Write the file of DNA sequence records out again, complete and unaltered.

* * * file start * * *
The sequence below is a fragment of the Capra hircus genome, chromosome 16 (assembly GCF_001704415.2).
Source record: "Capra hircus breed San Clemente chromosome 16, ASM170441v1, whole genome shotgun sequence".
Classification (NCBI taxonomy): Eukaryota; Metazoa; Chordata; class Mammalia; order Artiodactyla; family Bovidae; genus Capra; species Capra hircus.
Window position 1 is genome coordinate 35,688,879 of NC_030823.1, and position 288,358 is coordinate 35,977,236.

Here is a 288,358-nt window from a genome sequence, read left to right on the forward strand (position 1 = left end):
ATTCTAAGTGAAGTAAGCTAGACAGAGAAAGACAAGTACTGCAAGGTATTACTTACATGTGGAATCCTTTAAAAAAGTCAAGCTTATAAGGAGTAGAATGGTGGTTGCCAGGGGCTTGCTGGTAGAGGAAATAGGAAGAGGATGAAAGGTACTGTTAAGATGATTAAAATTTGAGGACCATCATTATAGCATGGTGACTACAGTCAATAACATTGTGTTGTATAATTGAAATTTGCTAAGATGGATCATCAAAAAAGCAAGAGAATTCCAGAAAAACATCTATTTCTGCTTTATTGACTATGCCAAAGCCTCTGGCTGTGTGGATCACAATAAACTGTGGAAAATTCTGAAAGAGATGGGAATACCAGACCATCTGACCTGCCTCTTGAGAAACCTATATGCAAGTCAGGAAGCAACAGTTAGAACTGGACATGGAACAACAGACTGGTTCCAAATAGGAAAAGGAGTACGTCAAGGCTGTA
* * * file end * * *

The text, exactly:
The sequence below is a fragment of the Capra hircus genome, chromosome 16 (assembly GCF_001704415.2).
Source record: "Capra hircus breed San Clemente chromosome 16, ASM170441v1, whole genome shotgun sequence".
Classification (NCBI taxonomy): Eukaryota; Metazoa; Chordata; class Mammalia; order Artiodactyla; family Bovidae; genus Capra; species Capra hircus.
Window position 1 is genome coordinate 35,688,879 of NC_030823.1, and position 288,358 is coordinate 35,977,236.

Here is a 288,358-nt window from a genome sequence, read left to right on the forward strand (position 1 = left end):
ATTCTAAGTGAAGTAAGCTAGACAGAGAAAGACAAGTACTGCAAGGTATTACTTACATGTGGAATCCTTTAAAAAAGTCAAGCTTATAAGGAGTAGAATGGTGGTTGCCAGGGGCTTGCTGGTAGAGGAAATAGGAAGAGGATGAAAGGTACTGTTAAGATGATTAAAATTTGAGGACCATCATTATAGCATGGTGACTACAGTCAATAACATTGTGTTGTATAATTGAAATTTGCTAAGATGGATCATCAAAAAAGCAAGAGAATTCCAGAAAAACATCTATTTCTGCTTTATTGACTATGCCAAAGCCTCTGGCTGTGTGGATCACAATAAACTGTGGAAAATTCTGAAAGAGATGGGAATACCAGACCATCTGACCTGCCTCTTGAGAAACCTATATGCAAGTCAGGAAGCAACAGTTAGAACTGGACATGGAACAACAGACTGGTTCCAAATAGGAAAAGGAGTACGTCAAGGCTGTA